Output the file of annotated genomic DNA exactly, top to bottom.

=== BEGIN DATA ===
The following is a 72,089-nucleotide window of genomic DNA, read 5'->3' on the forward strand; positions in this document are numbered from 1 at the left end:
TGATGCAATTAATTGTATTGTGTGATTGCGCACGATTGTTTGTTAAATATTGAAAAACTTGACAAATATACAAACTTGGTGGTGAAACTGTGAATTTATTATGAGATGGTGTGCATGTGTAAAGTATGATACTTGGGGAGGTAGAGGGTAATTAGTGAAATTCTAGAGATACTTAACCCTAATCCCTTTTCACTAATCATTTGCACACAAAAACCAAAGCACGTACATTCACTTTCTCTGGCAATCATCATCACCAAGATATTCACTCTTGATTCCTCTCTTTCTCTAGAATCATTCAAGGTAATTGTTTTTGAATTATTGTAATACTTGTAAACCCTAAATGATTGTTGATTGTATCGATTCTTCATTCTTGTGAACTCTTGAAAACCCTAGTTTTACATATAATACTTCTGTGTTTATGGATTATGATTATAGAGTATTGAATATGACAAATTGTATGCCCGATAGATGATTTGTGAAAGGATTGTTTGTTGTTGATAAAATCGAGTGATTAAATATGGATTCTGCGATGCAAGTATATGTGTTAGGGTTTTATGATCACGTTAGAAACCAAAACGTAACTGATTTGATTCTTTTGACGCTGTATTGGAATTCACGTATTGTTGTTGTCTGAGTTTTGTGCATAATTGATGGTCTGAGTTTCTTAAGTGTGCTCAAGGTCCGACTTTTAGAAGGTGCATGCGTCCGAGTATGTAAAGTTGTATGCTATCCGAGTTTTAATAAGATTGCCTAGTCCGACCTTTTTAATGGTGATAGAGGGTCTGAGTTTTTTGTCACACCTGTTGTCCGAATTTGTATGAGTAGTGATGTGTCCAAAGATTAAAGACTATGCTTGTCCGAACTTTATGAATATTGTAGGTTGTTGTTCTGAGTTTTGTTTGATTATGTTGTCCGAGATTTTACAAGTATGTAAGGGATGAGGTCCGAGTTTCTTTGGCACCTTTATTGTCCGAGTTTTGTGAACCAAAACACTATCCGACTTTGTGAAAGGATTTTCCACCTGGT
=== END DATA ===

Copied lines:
The following is a 72,089-nucleotide window of genomic DNA, read 5'->3' on the forward strand; positions in this document are numbered from 1 at the left end:
TGATGCAATTAATTGTATTGTGTGATTGCGCACGATTGTTTGTTAAATATTGAAAAACTTGACAAATATACAAACTTGGTGGTGAAACTGTGAATTTATTATGAGATGGTGTGCATGTGTAAAGTATGATACTTGGGGAGGTAGAGGGTAATTAGTGAAATTCTAGAGATACTTAACCCTAATCCCTTTTCACTAATCATTTGCACACAAAAACCAAAGCACGTACATTCACTTTCTCTGGCAATCATCATCACCAAGATATTCACTCTTGATTCCTCTCTTTCTCTAGAATCATTCAAGGTAATTGTTTTTGAATTATTGTAATACTTGTAAACCCTAAATGATTGTTGATTGTATCGATTCTTCATTCTTGTGAACTCTTGAAAACCCTAGTTTTACATATAATACTTCTGTGTTTATGGATTATGATTATAGAGTATTGAATATGACAAATTGTATGCCCGATAGATGATTTGTGAAAGGATTGTTTGTTGTTGATAAAATCGAGTGATTAAATATGGATTCTGCGATGCAAGTATATGTGTTAGGGTTTTATGATCACGTTAGAAACCAAAACGTAACTGATTTGATTCTTTTGACGCTGTATTGGAATTCACGTATTGTTGTTGTCTGAGTTTTGTGCATAATTGATGGTCTGAGTTTCTTAAGTGTGCTCAAGGTCCGACTTTTAGAAGGTGCATGCGTCCGAGTATGTAAAGTTGTATGCTATCCGAGTTTTAATAAGATTGCCTAGTCCGACCTTTTTAATGGTGATAGAGGGTCTGAGTTTTTTGTCACACCTGTTGTCCGAATTTGTATGAGTAGTGATGTGTCCAAAGATTAAAGACTATGCTTGTCCGAACTTTATGAATATTGTAGGTTGTTGTTCTGAGTTTTGTTTGATTATGTTGTCCGAGATTTTACAAGTATGTAAGGGATGAGGTCCGAGTTTCTTTGGCACCTTTATTGTCCGAGTTTTGTGAACCAAAACACTATCCGACTTTGTGAAAGGATTTTCCACCTGGT